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Leap Year Feats
Merrell Noden
March 09, 1992
Olympic aspirants made strong showings at the Mobil meet
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March 09, 1992

Leap Year Feats

Olympic aspirants made strong showings at the Mobil meet

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Speed, in fact, dominates Dees's life. He is, by his own description, a "roller coaster adventurer" who can compare the finer points of roller coasters from Puerto Rico to California. He is also a drag racer who competes up and down Florida's west coast in Gangster, his '67 Chevy Beretta, which covers the quarter mile in slightly less than 10 seconds at a top speed of 142 mph. Dees does a pretty good job of rationalizing this latter hobby as training. "Drag racing is foot-eye coordination," he says. "Track is foot-ear coordination. They enhance each other by refining my reaction time."

The women's 800 included one of track's fastest rising stars—Maria Mutola, a powerful 19-year-old from Mozambique who finished fourth at the '91 world championships in a world junior (19 and under) record of 1:57.63. Mutola is a senior at Springfield (Ore.) High, thanks to an International Olympic Committee program that places athletes from developing countries who wish to train abroad. Mutola had never run on the boards until this year. But that's hardly a daunting challenge for someone who a year ago moved to a country where she knew no one and couldn't speak the language.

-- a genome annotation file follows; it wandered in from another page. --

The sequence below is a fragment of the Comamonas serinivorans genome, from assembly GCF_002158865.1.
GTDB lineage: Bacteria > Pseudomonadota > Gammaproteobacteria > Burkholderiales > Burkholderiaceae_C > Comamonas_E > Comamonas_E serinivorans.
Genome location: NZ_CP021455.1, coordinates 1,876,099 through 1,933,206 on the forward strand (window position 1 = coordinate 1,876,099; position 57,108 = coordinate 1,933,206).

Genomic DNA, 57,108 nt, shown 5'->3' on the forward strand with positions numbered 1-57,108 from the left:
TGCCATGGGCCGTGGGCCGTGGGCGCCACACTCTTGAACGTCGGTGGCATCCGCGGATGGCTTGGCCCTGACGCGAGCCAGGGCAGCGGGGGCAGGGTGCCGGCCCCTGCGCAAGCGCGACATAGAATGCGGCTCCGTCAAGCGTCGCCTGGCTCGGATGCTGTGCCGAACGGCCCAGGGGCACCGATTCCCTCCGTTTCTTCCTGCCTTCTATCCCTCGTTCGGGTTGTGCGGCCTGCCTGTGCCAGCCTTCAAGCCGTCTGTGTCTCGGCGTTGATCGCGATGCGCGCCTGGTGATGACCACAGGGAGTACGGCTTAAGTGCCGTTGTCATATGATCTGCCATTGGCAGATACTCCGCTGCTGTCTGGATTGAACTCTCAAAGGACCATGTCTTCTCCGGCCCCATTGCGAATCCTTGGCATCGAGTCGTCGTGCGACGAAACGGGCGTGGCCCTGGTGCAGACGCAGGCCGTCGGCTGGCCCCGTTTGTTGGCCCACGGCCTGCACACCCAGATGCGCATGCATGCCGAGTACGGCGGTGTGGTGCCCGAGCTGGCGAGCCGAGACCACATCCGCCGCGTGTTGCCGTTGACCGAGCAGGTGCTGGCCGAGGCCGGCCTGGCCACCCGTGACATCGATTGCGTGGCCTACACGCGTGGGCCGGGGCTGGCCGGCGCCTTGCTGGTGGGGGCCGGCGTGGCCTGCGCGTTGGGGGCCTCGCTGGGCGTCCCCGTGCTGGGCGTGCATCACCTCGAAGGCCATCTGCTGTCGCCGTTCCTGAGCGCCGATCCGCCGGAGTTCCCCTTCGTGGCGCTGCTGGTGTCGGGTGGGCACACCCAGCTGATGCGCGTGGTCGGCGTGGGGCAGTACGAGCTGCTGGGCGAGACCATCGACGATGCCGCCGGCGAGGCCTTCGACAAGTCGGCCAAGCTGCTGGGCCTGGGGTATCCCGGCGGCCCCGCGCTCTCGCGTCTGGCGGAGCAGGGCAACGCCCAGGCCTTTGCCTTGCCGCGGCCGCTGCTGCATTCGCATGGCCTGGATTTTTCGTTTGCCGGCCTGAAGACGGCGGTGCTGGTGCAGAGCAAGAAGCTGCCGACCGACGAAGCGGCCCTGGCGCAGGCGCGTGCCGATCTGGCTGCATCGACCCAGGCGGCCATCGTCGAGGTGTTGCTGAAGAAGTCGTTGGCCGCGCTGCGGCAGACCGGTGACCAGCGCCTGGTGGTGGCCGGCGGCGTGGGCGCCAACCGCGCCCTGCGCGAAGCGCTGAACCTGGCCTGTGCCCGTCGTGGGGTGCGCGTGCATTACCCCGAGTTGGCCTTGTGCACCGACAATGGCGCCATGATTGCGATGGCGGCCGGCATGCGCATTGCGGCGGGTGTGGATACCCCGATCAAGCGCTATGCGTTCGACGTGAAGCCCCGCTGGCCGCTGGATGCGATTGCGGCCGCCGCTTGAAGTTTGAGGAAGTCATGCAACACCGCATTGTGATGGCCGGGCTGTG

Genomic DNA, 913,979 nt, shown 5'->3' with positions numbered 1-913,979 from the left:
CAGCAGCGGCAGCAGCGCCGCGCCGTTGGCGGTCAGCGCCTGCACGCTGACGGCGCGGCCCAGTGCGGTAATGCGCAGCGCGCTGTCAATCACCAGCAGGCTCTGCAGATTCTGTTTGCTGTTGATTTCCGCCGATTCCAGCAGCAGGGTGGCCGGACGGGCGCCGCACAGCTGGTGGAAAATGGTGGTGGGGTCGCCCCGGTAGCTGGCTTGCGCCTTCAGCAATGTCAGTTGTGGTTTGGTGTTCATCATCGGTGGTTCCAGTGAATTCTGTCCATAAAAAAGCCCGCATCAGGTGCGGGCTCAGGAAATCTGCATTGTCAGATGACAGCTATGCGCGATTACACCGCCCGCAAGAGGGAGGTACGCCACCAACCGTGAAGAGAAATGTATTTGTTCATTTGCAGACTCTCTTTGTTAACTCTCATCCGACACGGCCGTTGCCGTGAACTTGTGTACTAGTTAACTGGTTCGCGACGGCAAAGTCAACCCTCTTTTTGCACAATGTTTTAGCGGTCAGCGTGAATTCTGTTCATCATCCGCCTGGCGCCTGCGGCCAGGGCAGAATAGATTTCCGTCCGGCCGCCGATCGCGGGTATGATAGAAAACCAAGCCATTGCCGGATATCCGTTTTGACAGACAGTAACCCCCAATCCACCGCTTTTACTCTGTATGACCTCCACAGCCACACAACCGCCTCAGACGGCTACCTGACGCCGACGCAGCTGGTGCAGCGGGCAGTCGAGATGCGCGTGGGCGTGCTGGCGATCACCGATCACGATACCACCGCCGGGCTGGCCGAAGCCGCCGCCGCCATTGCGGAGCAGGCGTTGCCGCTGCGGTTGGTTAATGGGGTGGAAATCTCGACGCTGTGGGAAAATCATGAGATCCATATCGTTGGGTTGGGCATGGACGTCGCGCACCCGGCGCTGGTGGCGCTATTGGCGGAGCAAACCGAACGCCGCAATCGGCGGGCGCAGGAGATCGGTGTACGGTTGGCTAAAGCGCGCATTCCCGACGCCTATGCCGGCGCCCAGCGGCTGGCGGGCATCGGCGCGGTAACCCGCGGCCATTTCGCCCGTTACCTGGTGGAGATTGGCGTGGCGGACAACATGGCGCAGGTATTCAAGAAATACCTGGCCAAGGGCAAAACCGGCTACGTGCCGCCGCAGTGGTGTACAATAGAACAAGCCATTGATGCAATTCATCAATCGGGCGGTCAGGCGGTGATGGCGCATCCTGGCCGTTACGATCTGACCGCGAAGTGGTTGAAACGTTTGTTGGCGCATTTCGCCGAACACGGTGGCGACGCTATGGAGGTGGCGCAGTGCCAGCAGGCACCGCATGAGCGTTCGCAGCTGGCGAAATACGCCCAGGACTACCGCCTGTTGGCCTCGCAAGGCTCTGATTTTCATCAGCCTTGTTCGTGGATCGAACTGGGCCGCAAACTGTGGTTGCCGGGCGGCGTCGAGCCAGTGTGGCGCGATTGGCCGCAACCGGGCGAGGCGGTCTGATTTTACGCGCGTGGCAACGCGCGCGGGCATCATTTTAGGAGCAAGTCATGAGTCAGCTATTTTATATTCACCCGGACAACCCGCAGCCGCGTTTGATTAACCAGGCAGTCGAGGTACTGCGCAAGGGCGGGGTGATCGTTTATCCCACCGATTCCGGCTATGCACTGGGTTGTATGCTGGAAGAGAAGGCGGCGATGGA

Mutola led past 400 in 58.9, but with a lap to go, Meredith Rainey pulled just behind her. When they bumped on the final turn, Rainey lost momentum and Mutola won in 2:01.49. That not only broke the meet record but also eclipsed Mary Slaney's 18-year-old national high school mark. This summer, if Mutola is healthy—she only recently recovered from a stress fracture in her right leg—and gains more racing experience, she should be a favorite in the Olympic 800.

Mutola, whose English is improving rapidly, does not know yet whether she'll compete for a U.S. college or run on the international circuit for money. "She comes from a poor country," says Jeff Fund, whose wife, Margo, is Mutola's high school coach. "It may be more important to make herself financially secure than to get a college degree."

For now, though, Mutola looks forward to returning to the familiar world of outdoor track and the bigger challenges she'll find there this summer.

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